you may have to initialize your disks by typeing ‘disk initialize 1’ and ‘disk initialize 2’ to make sure that the container can access them,  you can see in my example above that my two disks are already initialized.

Now I will create a volume on disk 1 and mirror that disk to disk 2

AFA0> container create volume 1
AFA0> container create mirror 1 2

At the bottom of your screen you should see the status of the mirroring Job,  something like.

Stat:OK!, Task:100, Func:MSC Ctr:1, State:RUN  16.2%

 

Once the job completes you can partition and format the disk.  Check the label on the disk by running:

AFA0> container list
Executing: container list
Num  Total  Oth Chunk  Scsi  Partition
Label Type  Size  Ctr Size  Usage  B:ID:L Offset:Size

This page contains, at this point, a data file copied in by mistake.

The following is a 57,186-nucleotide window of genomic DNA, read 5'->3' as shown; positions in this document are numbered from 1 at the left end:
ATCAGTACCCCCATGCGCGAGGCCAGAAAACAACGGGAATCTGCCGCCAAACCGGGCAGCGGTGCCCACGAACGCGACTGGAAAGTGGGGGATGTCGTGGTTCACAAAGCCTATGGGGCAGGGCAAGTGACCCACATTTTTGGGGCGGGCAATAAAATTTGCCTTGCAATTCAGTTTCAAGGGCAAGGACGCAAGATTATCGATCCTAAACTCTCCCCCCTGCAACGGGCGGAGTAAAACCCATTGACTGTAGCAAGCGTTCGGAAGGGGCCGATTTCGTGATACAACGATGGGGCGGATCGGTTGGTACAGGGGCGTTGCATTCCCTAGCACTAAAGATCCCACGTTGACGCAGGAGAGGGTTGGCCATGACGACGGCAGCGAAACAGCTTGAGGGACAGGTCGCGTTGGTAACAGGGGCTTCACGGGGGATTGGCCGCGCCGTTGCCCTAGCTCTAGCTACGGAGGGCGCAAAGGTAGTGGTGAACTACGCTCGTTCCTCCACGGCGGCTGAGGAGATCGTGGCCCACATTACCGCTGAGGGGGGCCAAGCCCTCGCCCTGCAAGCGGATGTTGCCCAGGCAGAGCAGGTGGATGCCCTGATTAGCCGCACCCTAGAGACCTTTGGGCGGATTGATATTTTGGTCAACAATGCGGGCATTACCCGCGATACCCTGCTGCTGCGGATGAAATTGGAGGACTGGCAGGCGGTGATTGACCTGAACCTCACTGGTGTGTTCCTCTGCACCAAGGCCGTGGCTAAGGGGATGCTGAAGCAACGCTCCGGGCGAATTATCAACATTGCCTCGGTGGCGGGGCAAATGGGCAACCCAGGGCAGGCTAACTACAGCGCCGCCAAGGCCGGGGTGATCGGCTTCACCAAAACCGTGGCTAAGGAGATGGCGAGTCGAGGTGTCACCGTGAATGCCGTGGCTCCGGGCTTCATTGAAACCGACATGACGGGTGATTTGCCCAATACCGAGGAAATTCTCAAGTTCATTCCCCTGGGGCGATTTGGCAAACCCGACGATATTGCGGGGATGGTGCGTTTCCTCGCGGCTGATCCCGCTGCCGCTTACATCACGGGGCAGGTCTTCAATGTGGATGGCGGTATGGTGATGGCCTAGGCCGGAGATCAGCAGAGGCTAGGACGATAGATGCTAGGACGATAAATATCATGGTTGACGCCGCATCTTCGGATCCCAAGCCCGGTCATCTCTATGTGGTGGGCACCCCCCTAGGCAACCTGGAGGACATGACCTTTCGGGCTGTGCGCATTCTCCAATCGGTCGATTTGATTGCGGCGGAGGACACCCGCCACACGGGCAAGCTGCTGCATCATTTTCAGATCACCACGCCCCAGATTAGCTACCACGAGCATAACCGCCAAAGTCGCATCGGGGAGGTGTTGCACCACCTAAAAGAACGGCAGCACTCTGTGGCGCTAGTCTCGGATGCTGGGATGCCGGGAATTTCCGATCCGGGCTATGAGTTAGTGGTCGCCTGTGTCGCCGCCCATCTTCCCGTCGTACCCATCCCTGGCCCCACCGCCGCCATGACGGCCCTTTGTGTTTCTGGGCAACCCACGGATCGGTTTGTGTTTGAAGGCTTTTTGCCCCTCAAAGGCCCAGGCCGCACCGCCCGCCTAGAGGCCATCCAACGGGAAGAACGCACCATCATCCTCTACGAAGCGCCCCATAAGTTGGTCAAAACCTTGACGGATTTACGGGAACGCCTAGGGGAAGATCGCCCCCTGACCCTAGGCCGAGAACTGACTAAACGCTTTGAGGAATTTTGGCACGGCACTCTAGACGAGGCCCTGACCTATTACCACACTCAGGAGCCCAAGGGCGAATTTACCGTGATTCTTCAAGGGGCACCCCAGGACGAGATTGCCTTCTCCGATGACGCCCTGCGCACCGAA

—– —— —— — —— ——- —— ————-
0  xxxxxxxxxxxxxxxxxxxxxxxxxxxxxxxxxxxx

1  Mirror  136GB  Valid  0:01:0 64.0KB: 136GB
/dev/sdb  0:04:0 64.0KB: 136GB

From this I can see that I will need to partition and format disk “/dev/sdb”

Have fun!  And if I can help you on it let me know.

Print jobs on Remote Desktop wont delete from print queue

Print jobs on Remote Desktop wont delete from print queue

A remote user was logging into their server to do some work from afar.

When they went to print their work some sort of connection problem occurred and when they reconnected they  had two local printers in their “Printers and Faxes” window with different sessions,  one with a print job (from the disconnected session) and one with no print jobs (from the current session).